Dying BBC producer calls for assisted suicide law change

Geraldine McClelland
Image caption Geraldine McClelland produced Watchdog and Crimewatch for the BBC

A producer who travelled to Switzerland to take her own life with the help of others has accused politicians of "cowardice" over suicide laws.

Geraldine McClelland, of White City, west London, travelled to the Dignitas facility to end her life on Wednesday.

Ms McClelland, 61, who produced Watchdog and Crimewatch for the BBC, was dying of lung and liver cancer.

In a letter published hours after her death she urged politicians to legalise assisted suicide.

Ms McClelland said in the letter she was "angry that because of the cowardice of our politicians I can't die in the country I was born in, in my own home".

Dying wish

She continued: "I would like to be able to choose to take medication to end my life if my suffering becomes unbearable for me, at home, with my family and friends around me.

"But the law in this country prevents me from doing so."

Ms McClelland said her dying wish was for people to talk about her death.

Her letter was released, in accordance with her wishes, by the campaign group Dignity in Dying, which wants a change to the law.

The letter concluded: "I believe that as part of my end-of-life care, which has otherwise been good, I should have been allowed to choose not to endure the last weeks of my life, and I believe you should have that choice when you are dying, too.

"I don't believe that my brother and sister should have to break the law so that they can be with me when I die.

"Your loved ones should not be in that position either."

Crimewatch presenter Nick Ross, who worked with Ms McClelland, backed her call.

He said: "Like Gerry, I take it to be self-evident that people facing imminent death should be allowed to manage the means and time of their departure.

'No adequate safeguards'

"It is legal when able-bodied but not when someone is so ill they need assistance.

"Gerry had to abandon her home and be driven across Europe to end her life in a light commercial estate in an impersonal Swiss suburb."

But Baroness Finlay, who has spoken out against assisted suicide, criticised calls for a change in the law.

She said: "There are no safeguards that are adequate to protect the vulnerable, which is why Parliament maintains a prohibition on one person bringing about the death of another.

"Sadly, campaigners suggest that the way to die with dignity is to seek assisted suicide, deterring some people from getting the support they can have to live well and die comfortably at home."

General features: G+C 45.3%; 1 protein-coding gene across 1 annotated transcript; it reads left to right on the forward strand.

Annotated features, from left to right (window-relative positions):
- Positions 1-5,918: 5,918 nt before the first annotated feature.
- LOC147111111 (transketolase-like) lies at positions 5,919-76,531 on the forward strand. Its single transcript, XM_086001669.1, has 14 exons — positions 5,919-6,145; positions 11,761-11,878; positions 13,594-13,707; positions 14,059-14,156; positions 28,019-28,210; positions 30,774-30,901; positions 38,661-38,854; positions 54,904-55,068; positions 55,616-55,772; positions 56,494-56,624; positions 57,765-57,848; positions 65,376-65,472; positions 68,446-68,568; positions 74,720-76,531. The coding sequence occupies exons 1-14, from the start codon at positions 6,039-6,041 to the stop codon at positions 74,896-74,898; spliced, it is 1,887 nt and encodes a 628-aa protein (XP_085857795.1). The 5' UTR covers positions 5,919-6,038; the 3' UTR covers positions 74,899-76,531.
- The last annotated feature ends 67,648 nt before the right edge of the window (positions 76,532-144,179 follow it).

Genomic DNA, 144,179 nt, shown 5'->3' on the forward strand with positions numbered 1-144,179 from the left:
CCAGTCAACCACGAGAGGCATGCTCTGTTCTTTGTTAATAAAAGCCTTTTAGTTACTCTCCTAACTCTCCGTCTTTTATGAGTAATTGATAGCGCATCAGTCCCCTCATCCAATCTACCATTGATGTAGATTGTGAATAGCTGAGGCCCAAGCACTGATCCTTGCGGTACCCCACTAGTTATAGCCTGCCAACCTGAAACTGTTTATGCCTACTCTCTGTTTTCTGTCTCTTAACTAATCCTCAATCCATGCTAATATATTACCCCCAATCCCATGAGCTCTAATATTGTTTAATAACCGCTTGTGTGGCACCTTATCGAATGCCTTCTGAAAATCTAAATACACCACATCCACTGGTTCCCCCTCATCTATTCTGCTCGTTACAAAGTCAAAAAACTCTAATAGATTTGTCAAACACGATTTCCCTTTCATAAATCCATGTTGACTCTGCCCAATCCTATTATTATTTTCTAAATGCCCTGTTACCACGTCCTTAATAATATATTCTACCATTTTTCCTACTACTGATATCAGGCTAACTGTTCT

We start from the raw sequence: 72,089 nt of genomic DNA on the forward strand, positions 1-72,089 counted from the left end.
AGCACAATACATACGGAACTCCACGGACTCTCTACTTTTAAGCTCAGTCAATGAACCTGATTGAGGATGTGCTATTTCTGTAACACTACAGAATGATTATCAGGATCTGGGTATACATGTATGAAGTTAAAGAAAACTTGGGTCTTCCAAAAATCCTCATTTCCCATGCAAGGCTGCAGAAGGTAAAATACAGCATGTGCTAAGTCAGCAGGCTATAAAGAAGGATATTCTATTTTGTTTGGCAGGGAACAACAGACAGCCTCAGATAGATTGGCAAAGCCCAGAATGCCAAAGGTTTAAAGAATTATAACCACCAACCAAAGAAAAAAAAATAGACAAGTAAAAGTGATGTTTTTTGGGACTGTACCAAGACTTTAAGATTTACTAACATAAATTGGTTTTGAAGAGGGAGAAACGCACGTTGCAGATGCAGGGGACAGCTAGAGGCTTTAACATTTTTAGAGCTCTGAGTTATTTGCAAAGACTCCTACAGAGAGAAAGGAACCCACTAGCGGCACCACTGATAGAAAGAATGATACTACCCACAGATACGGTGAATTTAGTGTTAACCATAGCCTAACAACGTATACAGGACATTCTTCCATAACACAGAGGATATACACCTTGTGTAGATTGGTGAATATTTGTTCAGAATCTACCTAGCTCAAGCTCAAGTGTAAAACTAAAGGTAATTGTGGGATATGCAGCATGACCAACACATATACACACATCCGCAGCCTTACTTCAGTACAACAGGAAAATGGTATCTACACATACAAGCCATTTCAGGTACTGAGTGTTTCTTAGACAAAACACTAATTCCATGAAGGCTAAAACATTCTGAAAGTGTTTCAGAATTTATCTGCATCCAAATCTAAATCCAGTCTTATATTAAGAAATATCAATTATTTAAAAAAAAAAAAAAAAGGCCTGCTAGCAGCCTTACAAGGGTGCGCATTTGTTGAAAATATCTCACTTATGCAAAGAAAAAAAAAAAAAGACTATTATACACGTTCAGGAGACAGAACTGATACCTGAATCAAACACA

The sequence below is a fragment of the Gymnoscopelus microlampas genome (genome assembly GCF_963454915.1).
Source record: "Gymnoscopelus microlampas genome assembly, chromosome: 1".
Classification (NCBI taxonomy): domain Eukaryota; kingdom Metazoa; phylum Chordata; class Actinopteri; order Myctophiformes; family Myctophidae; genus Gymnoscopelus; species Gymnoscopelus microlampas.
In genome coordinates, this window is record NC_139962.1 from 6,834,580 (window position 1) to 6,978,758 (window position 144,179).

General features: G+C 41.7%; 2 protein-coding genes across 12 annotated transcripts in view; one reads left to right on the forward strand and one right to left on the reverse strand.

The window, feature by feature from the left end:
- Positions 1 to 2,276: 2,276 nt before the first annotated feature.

And a spokesman for Care Not Killing said: "The very last thing we need at a time of economic recession, shrinking health budgets and failures in the care system is a media celebrity presenting suicide as a solution for terminal cancer.

"British parliamentarians have repeatedly debated these issues and have three times in the last five years rejected the legalisation of assisted suicide on grounds of public safety.

"Our priority should be to resist any further weakening of the law and to make the very best palliative care more widely available so patients can die as comfortably as possible."

'Integrity and belief'

Ms McClelland began her career in Newcastle before rising to become deputy editor at Watchdog.

Improvements in consumer safety instigated as a result of her films include the introduction of mandatory HIB vaccines for meningitis for babies and car safety seats for children.

She went on to edit Crimewatch and invented the series Computers Don't Bite.

Adrian Chiles, who was a presenter of the latter, said: "Gerry was exactly the kind of producer I needed at the time.

"She believed in me and made me want to do my best for her."

A friend of Ms McClelland, Clare Brigstocke, said: "That Gerry McClelland chose assisted suicide in the face of her terminal cancer will come as no surprise to her many BBC friends and colleagues who knew her over her 26-year career.

"Her integrity, belief in social justice and unflinching honesty drew people to her and made her a role model for a whole generation of programme-makers."

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